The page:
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The Scarlet & Black

“Abolition and Freedom” debuts on wall of HSSC

Unlike many of the College’s other academic buildings and study spaces, the recently opened Humanities and Social Sciences Complex, or HSSC, remains starkly bare. There is, however, an anomaly among the construction noise and often overwhelming new building smell. Tucked into a wall on the north side of the building, the newly installed “Abolition and Freedom” art piece brings color and history to the building’s empty walls.

“Abolition and Freedom” is the mural-like multimedia art piece conceptualized by Miami-based Haitian artist Edouard Duval-Carrié and created by a team Grinnellians under his direction and guidance.

The installation, consisting of 35 bright green tiles of hardened resin, takes up almost a full wall. Over the almost two year-long project, students, staff and the participants in a short course entitled “Visualizing Freedom and Abolition in the New World — A Mixed Media Installation” all contributed to the work.

Drawing inspiration from many cultures and countries, Duval-Carrié wanted to use the project for which he had been commissioned to tell a story. Specifically, the story of abolition, freedom, discrimination and all of the gray areas that lie in-between these constructs in both the United States and Haiti.

“I’m from the Caribbean,” said Duval-Carrié, “and I wanted to know if plantation history had reached the north and the Midwest, but I had to change that and find a theme that would be interesting for both students and the school. The Midwest sometimes appears to be a nondescript area of the United States. I realized very quickly, though, that it’s not just farmland  … So, the students started to research the history of the region, the history of Grinnell.”

Of the connection between  the Haitian Revolution of 1791 and Grinnell, contributor and a student leader of the project Amelia Geser ’19 admitted that she was initially confused but discovered that “Grinnell has a really interesting abolitionist history … you can draw connections between events that happened in Grinnell and events that happened in Haiti.”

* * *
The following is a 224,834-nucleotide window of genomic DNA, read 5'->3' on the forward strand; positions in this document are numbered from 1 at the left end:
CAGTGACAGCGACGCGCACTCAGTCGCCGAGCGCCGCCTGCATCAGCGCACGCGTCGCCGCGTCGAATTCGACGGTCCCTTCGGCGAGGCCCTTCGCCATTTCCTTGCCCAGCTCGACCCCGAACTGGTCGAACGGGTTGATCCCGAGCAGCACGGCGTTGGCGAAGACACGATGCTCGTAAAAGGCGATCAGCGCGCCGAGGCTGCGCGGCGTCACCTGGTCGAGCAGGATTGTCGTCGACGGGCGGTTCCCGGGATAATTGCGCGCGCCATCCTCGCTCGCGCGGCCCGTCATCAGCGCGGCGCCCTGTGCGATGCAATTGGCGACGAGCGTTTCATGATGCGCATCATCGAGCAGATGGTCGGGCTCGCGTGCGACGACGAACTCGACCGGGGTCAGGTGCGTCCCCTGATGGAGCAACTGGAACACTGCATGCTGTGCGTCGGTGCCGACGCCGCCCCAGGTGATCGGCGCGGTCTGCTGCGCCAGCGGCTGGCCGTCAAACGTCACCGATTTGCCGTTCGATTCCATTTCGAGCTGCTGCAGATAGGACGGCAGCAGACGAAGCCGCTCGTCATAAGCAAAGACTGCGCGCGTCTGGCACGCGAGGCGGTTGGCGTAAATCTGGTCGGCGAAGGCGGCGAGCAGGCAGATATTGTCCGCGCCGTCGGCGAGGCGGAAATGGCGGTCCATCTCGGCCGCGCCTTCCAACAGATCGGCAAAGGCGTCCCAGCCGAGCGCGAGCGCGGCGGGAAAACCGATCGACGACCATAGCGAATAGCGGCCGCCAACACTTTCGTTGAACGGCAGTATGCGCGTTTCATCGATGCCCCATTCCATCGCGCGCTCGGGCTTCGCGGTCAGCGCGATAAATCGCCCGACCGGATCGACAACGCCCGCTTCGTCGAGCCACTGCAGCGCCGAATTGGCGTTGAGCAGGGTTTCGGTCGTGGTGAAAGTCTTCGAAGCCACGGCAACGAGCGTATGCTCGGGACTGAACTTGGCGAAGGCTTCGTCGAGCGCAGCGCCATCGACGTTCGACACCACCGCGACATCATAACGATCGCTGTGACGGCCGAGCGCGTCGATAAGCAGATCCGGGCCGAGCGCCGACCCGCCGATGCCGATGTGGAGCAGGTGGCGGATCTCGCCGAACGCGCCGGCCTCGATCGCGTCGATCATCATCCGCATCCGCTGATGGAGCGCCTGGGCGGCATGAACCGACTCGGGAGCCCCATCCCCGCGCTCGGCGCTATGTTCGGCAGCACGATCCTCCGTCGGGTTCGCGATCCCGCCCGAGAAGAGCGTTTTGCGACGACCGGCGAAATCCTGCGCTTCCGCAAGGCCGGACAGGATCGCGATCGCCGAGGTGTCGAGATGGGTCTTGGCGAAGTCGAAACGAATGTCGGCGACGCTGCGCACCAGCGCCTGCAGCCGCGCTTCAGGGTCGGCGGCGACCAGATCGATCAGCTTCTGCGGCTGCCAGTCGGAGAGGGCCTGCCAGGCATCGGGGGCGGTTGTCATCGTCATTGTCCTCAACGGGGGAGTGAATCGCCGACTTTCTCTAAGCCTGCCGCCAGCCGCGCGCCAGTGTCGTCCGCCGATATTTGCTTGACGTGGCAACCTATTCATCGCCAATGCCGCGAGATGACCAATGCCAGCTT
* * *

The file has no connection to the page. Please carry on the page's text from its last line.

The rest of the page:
“Abolition and Freedom” also embodies cultural inclusion, and the need for cultural inclusion, both in the arts at Grinnell College and at the College itself.

“Something that we’ve been hearing a lot from students is that they would like more representations of people of color on campus,” said Director of Faulconer Gallery Lesley Wright. “I think it’s fantastic that the first thing we put into the HSSC is not only about the history of abolition and freedom in both the United States and in Haiti, but also about how intersected those two truly are.”

In an effort to convey 35 separate yet thematically connected stories, Duval-Carrié, Geser and other student leaders and studio assistants worked to create a massive pool of collage material for the participating tutorials. The collage material included room keys, office supplies, buttons, historical and scientific photos.

Geser said, “We would lay the objects on the table, then participants would come and sort through them. Once they had their idea in mind, they would design their composition based on the objects they were drawn to in that pile.”

The collage process also helped students who did not necessarily consider themselves “artists” participate actively. Studio assistant Leina’ala Voss ’19 said that the medium helped contributors “connect their work to the bigger visual theme.”

The materiality of the piece itself also relates to the meaning of the work. Resembling amber in its uncolored form, Duval-Carrié was drawn to resin because it would preserve these stories and artifacts the same way amber preserves nature. Resin is also semi-transparent and, when backlit, the piece has an undeniable life and energy despite its static components.

Wright credits the ingenious lighting and mounting of “Abolition and Freedom” to Grinnell’s Facility Management team and EYP Architects, the architecture company responsible for designing and building the HSSC.

The most immediately arresting aspect of “Abolition and Freedom” is its color. A vivid mix between green and yellow, the piece has a scientific or futuristic quality that appears even from afar. Duval-Carrié credits this color choice to his first impression of the Midwest.

“I went to Grinnell for the first time in the summer,” Duval Carrié said. “It was miles and miles of corn. It had this very peculiar color. It is very green, a yellowish green. So, I decided this was the color of the Midwest. The color of cornfields at their ripest.”

The fluorescent green unifies the composition and grounds the piece in Grinnell, Iowa.

“It’s definitely not the traditional outlook on prairie colors,” said Voss. “But I think it works in a very surreal and beautiful way.”

“Abolition and Freedom” is currently on display in the HSSC. Photo by Candace Mettle.
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